Easements may be extinguished by "operation of law" where: (a) the same person comes to own the two properties which the easement involves (known as "merger"); (b) the period for which the easement was created comes to an end; (c) the purpose for which the easement was created has come to an end; or (d) the right to the easement is abused: Remicorp Industries Inc. v. Metrolinx, 2017 ONCA 443 (CanLII). A registered easement (or right-of-way) is not lost by mere non-use. Rather the non-use of the right-of-way must be coupled with the intention to abandon the right-of-way, which taken together imply release by abandonment. "Abandonment" itself must be ascertained from all the circumstances of the particular case, and requires the Court to engage in what it called "findings of fact perhaps more readily made by a psychologist."
The application judge, the Honourable Mr. Justice Perell, determined that after 1975, the Respondents' family did not use either of the easements as a means to gain access to their back yard. Further, the Respondents exhibited an intention to abandon the easements. Justice Perell found as a fact that the Respondents' family knew they had a right to use the easements by the time that they built the parking pad, but they affirmatively decided to abandon the use of the easements and not to replace the garage. The Respondents' family decided instead to build and to utilize the parking pad at the front of their property. The intention to abandon was further demonstrated by assessing the physical circumstances surrounding the easement:
Given the awkwardness and inconvenience of traversing the middle
of the backyard of one's neighbour along a driveway of approximately 100 feet in length, which circumstances likely would be worse during Canadian winters, to reach a dilapidated garage, it was logical and clever of the [Respondents] to build a parking pad and replace the garage with a shed and to complete the fence, which along with the trees, would provide privacy to their own backyard.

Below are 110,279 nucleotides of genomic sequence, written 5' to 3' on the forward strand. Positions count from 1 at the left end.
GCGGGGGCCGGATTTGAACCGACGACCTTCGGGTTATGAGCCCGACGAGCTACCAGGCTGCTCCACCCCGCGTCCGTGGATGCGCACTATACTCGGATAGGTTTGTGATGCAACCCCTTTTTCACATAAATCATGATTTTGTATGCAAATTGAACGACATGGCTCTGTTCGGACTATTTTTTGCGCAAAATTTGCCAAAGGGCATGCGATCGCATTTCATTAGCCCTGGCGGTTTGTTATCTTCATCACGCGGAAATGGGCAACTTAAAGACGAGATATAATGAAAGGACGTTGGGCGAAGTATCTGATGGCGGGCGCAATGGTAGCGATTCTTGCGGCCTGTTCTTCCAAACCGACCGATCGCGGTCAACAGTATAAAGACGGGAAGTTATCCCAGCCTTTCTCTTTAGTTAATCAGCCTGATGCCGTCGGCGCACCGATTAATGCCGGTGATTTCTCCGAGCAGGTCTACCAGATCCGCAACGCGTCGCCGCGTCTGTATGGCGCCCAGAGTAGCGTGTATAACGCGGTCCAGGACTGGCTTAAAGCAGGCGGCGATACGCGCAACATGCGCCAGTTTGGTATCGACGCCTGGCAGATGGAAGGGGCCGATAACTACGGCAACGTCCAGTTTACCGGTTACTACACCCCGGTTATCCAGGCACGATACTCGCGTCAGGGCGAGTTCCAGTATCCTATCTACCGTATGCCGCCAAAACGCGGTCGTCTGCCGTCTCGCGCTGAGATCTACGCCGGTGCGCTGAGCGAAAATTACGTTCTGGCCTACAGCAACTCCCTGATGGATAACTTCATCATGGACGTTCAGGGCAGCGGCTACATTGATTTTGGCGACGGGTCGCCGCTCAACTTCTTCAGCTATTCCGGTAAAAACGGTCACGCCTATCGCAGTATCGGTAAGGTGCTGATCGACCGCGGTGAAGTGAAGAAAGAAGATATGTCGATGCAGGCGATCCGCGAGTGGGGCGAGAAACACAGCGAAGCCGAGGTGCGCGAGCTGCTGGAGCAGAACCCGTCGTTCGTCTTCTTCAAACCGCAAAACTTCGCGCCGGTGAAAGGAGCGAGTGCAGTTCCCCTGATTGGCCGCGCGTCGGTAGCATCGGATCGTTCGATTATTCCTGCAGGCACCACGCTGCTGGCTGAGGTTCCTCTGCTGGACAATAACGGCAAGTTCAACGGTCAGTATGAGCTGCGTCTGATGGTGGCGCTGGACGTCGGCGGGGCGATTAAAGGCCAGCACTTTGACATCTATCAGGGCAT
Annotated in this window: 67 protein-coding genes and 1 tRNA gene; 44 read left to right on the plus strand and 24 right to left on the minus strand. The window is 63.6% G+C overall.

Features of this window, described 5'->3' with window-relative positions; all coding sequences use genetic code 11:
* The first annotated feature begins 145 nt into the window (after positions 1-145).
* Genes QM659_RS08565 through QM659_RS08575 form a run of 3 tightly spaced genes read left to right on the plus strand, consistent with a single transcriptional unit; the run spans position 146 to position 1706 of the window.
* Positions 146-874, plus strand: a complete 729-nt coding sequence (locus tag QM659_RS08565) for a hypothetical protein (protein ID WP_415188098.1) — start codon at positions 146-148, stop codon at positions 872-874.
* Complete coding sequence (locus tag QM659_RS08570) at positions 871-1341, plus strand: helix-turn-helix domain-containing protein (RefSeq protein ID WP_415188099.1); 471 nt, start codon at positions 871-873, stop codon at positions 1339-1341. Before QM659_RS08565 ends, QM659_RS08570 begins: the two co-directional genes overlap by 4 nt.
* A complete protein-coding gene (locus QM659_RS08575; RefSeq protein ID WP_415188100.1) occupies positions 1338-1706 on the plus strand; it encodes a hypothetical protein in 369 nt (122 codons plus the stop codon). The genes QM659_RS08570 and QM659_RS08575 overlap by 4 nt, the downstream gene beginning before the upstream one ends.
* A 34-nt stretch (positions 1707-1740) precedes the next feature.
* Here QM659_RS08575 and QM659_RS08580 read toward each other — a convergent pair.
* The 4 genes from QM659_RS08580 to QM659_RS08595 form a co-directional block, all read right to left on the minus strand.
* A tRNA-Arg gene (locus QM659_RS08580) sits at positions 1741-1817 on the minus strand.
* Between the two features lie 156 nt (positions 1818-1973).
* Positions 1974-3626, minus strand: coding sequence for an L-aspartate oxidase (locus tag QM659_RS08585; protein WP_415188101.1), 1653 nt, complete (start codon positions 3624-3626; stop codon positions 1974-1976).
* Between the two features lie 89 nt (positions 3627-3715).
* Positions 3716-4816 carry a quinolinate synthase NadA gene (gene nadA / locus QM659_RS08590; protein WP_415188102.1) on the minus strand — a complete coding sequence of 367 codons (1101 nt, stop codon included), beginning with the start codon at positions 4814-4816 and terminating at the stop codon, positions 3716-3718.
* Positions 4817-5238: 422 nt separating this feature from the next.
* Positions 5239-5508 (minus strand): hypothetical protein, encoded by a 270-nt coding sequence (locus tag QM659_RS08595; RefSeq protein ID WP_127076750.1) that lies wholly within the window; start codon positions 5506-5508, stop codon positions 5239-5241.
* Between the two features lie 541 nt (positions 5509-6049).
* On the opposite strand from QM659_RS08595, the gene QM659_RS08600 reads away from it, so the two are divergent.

As a result, the Court found that the two easements had long been abandoned by the Respondents' family and granted an order discharging them from title to the Applicants' property pursuant to 61(1) of the Conveyancing Law and Property Act.
The Applicants' claim for trespass damages from the Respondents was dismissed since they did not own the property at the time of the night-time self-help incursion. Further, the Court declined to order any costs of the proceeding. In Justice Perell's view, the Respondents were entitled to defend their registered property interest (not to mention the claim for trespass damages): "Both sides should neither be encouraged or discouraged from putting their legal rights before the court for a decision."
The case demonstrates that owners of an easement should take care to ensure that they do not lose the right to use it. This does not mean that an easement needs to be used on a daily basis or that temporary obstruction or interference with a right-of-way is proof of abandonment: e.g. Yekrangian v. Brogren, 2020 ONSC 2320 (CanLII); Ma v. Abdullah, 2019 ONSC 6781 (CanLII). However, while there is a high threshold to establish that a registered easement has been abandoned, the lack of use over a prolonged period, coupled by alternative ways to access a property which demonstrate an intention to abandon the former use of the easement, may lead to its extinguishment as a property right.
Originally Published by , November 2020